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The H1N1 pandemic is over, but for those who suffered through the disease or watched loved ones ill with it, the scars remain.

My 25-year-old son was felled by H1N1 last October and though he survived, his ability to breathe is severely limited by permanent scars the virus left in his lungs. Previously athletic and energetic, he's now winded by walking up a flight of steps.

The same medical experts who didn't know exactly how to treat this virulent disease now don't know exactly how long recovery takes or if victims will ever completely get well. All they can say is it may take up to two years to recover from H1N1 and some effects may be long-lasting or lifelong.

I hope and pray my son experiences a total recuperation, but as his mother I know I will never get over the experience of watching him fight the disease.

Our nightmare began with a phone call at 3 a.m. from a doctor in the intensive care unit of Edmonton's Royal Alexandra Hospital. He was calling to say Lindsey had been admitted with what they were assuming was H1N1 and he was on a ventilator in a medically induced coma. The doctor said I needed to come soon. His exact words, spoken in a grim tone, were, "If it were my kid, I'd get here right away."

The dark, rain-soaked ride to the Vancouver airport at 4 a.m. was surreal. We caught the first flight out at 6:30 a.m., and after an interminable cab ride from Edmonton's airport, we arrived at the hospital by 9 a.m.

We were met by a doctor at the door to Lindsey's ICU room. He explained Lindsey was ill with what they were assuming was H1N1 and though it would take a few days for the lab to confirm it, they were treating him as if he had it. He told us a friend had brought Lindsey to the hospital's emergency room the night before and his condition had deteriorated rapidly.

"Within a couple of hours, he could no longer breathe on his own. We put a tube down his throat so the ventilator can do that work for him. He was conscious long enough for us to explain it and now we will keep him deeply sedated so his lungs can accept the help. We're giving him antibiotics to fight the H1N1, as well as fluids to hydrate him."

He was also running a high temperature, so he was getting anti-inflammatories, and just before we arrived, they had put him on a bed of ice and removed his gown, leaving a small towel across his front.

"Are you ready to see him now?" the doctor asked.

We put on gowns, gloves, masks and eye shields and the doctor slid open the heavy glass door.

There was my son stretched out on a bed, his head slightly elevated. In addition to the breathing apparatus covering his mouth, I counted nine tubes and lines attached to his body. His eyes were closed and he was very, very still. The only sound in the room, after we closed the door, was the artificial hissing of the ventilator.

I approached the bed and tried to blink back the tears that were blurring my vision. I wanted to take his hand, but both of them had medical apparatus attached. I stroked his arm and whispered to him. He didn't respond.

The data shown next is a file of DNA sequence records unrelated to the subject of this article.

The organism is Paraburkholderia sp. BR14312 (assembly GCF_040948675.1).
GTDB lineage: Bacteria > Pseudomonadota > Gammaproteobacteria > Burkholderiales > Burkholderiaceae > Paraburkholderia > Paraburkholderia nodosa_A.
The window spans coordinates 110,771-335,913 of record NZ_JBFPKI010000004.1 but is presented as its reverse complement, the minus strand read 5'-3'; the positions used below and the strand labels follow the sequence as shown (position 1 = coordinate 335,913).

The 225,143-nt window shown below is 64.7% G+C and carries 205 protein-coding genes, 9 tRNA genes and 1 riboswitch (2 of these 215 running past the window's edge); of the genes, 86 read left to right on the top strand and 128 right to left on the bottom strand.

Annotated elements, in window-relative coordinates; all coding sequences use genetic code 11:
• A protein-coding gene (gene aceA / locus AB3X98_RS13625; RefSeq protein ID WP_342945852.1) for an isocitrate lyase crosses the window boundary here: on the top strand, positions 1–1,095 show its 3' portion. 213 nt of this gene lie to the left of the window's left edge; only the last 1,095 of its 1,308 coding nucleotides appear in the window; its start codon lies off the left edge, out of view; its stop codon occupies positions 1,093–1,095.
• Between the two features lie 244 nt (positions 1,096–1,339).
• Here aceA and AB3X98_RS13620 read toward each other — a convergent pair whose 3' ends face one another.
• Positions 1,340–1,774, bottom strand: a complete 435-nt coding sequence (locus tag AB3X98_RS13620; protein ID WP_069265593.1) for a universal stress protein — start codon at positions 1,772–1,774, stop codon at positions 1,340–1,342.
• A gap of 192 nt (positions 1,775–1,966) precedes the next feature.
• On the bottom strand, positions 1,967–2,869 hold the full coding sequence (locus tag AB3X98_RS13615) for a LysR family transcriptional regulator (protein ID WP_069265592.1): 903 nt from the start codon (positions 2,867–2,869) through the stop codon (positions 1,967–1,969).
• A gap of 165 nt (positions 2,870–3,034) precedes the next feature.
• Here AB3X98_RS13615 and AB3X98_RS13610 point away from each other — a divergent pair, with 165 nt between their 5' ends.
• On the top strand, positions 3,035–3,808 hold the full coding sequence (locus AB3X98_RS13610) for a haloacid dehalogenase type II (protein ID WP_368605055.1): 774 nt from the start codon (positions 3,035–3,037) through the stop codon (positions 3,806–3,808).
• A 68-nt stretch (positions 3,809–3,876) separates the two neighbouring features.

Confirmed a few days later with both H1N1 and influenza A, Lindsey lay paralyzed for more than two weeks, occasionally twitching or opening his eyes, but for the most part uncannily still. Once he squeezed my hand. It may have been just a reflex, but the nurses told me he could hear, so I chose to believe he knew I was there.

He didn't like it when the nurses shaved him and no matter how gentle they were, he groaned and tried to turn his head. I put lotion on his hands, feet and forehead, wiped his dry, cracked lips and made sure his blankets were tucked in after the fever broke. I became adept at one-sided conversation. I sang songs from his childhood, recited poems and read passages from a prayer book.

Because of the dangers of infection and contamination in the ICU - especially with H1N1 - the usual hospital comforts of pictures, flowers and books were forbidden, but I smuggled in a photograph of Lindsey with me and his grandmother at his graduation.

Visitors were restricted to family only, so his grandmother and I took turns by his bedside. After the initial shock, it was amazing how swiftly we adapted to the routine of going to the hospital, gowning up, reviewing his status with the nurses, asking about his fluids and medications and sitting with him. We talked about him and talked to him, but often just sat watching him, willing him to live.

Time stands still in the isolation of the ICU; you snatch sleep where you can and yet still feel disoriented and often terrified.

After almost three weeks of this suspended animation, the doctors explained they needed to make a decision about Lindsey's care: whether to keep him sedated or try to bring him off the ventilator to see if he could breathe on his own. If he couldn't, they would do a tracheotomy and put the ventilator tube through a hole in his throat.

When I entered the ICU the next day, I was greeted with big smiles. "I have an early Christmas present for you," the attending doctor said. He walked me down the corridor and with a flourish pointed to Lindsey's room.

There was my son, sitting up, the ventilator tube removed. His eyes were open wide, and though he looked dopey, he was smiling. He saw me and his grin widened.

I laughed, I cried and my hands shook as I struggled through the gown and gloves routine. My son was awake. Everything was going to be okay.

Deborah Folka lives in New Westminster, B.C.